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Absolute bargain or cheap for a reason? How to spot a value trap

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Everyone loves a bargain and investors are no exception. Indeed, the world’s greatest stock picker, Warren Buffett, once devoted his time looking for battered stocks that he could buy cheaply and eventually make a profit on.

Unfortunately, ‘value investing’ — or buying stocks for lower than their intrinsic value and waiting until their stock prices correct — is harder than Mr Buffett made it look with many ‘bargain’ stocks turning out to be absolute dogs for their holders. Here are just a few ways of spotting and avoiding them.  

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1. Sky-high dividends

Chunky dividends attract investors like moths to a flame. However, as holders of stocks like Centrica and Royal Mail will know, a big yield is often a sign that the market has lost confidence in a company, earnings are floundering and a cut is just around the corner.

How high is too high? It’s subjective but I’d say anything yielding above 5% requires extra scrutiny. It’s particularly important to check the extent to which dividends are covered by profits (found by dividing earnings per share by payout per share). Anything less than 1.0 should usually be avoided. Dividend cover of 2.0 or more is ideal. 

2. Susceptible to disruption

A company that struggles to compete with newer, nimbler rivals could continue falling in value regardless of how cheap its shares already are.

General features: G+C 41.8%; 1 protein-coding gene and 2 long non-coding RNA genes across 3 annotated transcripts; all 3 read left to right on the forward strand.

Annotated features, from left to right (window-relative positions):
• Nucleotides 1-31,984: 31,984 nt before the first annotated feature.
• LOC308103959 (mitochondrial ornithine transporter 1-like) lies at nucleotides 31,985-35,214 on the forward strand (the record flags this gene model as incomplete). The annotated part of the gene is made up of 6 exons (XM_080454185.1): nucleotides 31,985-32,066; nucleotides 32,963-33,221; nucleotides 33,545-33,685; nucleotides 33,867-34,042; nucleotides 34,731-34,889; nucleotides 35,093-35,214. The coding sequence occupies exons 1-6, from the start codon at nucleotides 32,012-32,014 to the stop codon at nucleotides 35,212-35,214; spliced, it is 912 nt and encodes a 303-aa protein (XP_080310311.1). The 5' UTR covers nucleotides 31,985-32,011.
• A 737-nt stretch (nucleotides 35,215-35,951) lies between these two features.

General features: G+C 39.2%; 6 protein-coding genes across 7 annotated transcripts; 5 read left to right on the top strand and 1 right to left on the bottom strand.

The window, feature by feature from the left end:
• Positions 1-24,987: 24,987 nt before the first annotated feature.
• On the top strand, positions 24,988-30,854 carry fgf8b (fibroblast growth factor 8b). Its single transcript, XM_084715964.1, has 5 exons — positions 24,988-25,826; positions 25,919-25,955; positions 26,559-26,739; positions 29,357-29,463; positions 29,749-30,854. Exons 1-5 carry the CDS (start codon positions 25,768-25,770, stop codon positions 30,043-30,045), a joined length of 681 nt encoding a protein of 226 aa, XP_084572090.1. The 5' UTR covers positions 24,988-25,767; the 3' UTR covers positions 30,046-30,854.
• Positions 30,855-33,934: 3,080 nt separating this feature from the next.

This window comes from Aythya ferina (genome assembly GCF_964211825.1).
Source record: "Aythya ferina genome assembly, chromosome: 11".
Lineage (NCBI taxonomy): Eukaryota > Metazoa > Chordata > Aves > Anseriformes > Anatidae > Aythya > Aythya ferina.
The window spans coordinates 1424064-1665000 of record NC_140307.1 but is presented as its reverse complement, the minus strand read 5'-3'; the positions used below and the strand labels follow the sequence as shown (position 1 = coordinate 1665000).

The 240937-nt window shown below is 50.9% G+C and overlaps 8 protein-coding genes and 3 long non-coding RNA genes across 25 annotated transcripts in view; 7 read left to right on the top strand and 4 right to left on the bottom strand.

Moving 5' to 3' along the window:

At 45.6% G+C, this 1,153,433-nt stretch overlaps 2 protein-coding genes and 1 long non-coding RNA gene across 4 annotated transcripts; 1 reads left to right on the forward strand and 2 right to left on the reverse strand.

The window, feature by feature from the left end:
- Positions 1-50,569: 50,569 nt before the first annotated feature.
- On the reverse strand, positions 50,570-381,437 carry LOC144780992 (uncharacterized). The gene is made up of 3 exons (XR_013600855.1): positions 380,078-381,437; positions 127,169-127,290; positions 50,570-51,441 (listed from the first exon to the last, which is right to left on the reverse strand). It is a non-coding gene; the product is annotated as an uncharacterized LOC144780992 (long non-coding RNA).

A recent example of this would be Thomas Cook. The one-time FTSE 100 member didn’t adapt quickly enough to the fact that only a minority of people physically enter a travel agent to book a break these days. 

If you can’t identify a reason as to why a company will be able to stay relevant and grow profits over the years, then steer clear.

3. Too much debt

Even if a company can still hold its own, too much debt on its balance sheet — perhaps as a result of acquisitions in an effort to boost earnings — can be enough to kill it. This clearly becomes even more likely in the event of a sustained economic downturn.

Before buying into any stock, check its balance sheet and ask yourself whether you’d feel comfortable owning the shares during a recession. Anecdotally, the vast majority of stocks in my own portfolio have net cash positions, which should help them negotiate tough times without issue. 

4. A favourite with shorters

Generally speaking, it’s best to disregard stocks attracting the attention of short-sellers. Based on their usually-very-intensive research, these people are betting big money that the share prices of particular companies will continue falling, at least over the short term. 

There have been many examples this year in which the shorters have got things right: battered challenger Metro Bank, services provider Kier Group and the aforementioned Thomas Cook. All of these were ‘cheap’, based on conventional metrics.

Checking shorting activity isn’t difficult. Simply go to and enter the relevant ticker.

Price isn’t the most important thing

On their own, each of these indicators might not be sufficient to identify a value trap. Collectively, however, the chances of big trouble rise significantly.

That’s why I’m a big fan of star fund manager Terry Smith’s approach. While not dismissing the importance of buying at a good price, Smith feels identifying great companies is more important. With his Fundsmith Equity Fund having achieved an annualised return of 18.8% since inception, it’s hard to disagree.

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Paul Summers has no position in any of the shares mentioned. The Motley Fool UK has no position in any of the shares mentioned. Views expressed on the companies mentioned in this article are those of the writer and therefore may differ from the official recommendations we make in our subscription services such as Share Advisor, Hidden Winners and Pro. Here at The Motley Fool we believe that considering a diverse range of insights makes us better investors.

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